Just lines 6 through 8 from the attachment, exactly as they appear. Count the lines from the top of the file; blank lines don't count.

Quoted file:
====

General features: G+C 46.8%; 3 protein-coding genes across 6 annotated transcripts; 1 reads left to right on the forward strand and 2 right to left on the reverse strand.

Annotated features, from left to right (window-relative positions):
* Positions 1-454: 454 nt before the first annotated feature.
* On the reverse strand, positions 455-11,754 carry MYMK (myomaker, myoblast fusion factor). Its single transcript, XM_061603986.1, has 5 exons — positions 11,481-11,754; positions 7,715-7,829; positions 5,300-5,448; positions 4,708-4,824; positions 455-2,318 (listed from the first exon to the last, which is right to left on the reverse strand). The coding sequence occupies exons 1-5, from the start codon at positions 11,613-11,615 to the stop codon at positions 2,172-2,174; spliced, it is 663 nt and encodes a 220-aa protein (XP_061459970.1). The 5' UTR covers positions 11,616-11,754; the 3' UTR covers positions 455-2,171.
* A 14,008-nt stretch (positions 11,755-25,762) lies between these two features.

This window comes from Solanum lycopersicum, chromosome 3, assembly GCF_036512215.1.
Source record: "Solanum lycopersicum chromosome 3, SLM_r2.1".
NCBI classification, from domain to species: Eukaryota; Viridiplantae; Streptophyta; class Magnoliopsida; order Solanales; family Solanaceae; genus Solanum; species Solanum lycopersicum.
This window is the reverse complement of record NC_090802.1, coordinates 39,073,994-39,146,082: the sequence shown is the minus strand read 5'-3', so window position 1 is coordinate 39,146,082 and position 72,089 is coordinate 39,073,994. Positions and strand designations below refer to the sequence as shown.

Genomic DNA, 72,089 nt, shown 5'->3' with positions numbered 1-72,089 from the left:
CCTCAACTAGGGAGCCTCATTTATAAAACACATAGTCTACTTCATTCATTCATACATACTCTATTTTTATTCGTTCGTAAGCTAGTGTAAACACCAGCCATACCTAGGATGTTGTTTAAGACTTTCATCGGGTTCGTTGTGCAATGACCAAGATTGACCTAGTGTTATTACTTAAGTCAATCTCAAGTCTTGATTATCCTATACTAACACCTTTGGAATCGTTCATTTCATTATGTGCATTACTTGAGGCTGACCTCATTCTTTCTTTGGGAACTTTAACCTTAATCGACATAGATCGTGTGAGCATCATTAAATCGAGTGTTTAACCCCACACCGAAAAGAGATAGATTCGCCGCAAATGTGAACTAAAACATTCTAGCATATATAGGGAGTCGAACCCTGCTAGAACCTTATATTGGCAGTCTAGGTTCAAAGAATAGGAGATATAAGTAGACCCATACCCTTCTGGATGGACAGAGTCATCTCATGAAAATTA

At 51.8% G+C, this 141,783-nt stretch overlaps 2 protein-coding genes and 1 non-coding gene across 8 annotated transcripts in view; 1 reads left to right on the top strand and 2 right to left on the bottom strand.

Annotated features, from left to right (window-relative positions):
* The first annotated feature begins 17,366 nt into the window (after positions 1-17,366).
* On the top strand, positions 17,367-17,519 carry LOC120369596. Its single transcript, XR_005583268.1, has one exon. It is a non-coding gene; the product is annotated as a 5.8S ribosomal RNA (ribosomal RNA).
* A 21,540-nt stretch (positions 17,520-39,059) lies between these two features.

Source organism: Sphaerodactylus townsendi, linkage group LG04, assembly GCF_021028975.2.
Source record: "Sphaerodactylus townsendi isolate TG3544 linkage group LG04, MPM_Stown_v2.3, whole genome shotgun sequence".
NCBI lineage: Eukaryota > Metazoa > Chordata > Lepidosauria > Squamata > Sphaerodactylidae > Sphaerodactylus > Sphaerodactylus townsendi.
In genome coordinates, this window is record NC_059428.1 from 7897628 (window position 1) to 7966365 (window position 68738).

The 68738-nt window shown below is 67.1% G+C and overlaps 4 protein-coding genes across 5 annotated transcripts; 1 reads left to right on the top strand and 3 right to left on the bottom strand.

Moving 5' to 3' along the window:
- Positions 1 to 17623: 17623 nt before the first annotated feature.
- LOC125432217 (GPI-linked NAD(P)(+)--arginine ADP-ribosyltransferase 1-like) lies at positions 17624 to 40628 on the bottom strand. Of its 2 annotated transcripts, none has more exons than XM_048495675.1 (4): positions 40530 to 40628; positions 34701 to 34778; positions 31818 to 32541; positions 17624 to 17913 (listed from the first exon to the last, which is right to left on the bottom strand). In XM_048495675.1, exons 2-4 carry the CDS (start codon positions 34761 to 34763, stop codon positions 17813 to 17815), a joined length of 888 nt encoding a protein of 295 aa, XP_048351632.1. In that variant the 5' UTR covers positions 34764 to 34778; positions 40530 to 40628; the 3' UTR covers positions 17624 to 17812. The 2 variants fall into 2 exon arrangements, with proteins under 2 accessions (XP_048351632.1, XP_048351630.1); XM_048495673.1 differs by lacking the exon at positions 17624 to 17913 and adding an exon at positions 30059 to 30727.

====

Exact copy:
This window comes from Solanum lycopersicum, chromosome 3, assembly GCF_036512215.1.
Source record: "Solanum lycopersicum chromosome 3, SLM_r2.1".
NCBI classification, from domain to species: Eukaryota; Viridiplantae; Streptophyta; class Magnoliopsida; order Solanales; family Solanaceae; genus Solanum; species Solanum lycopersicum.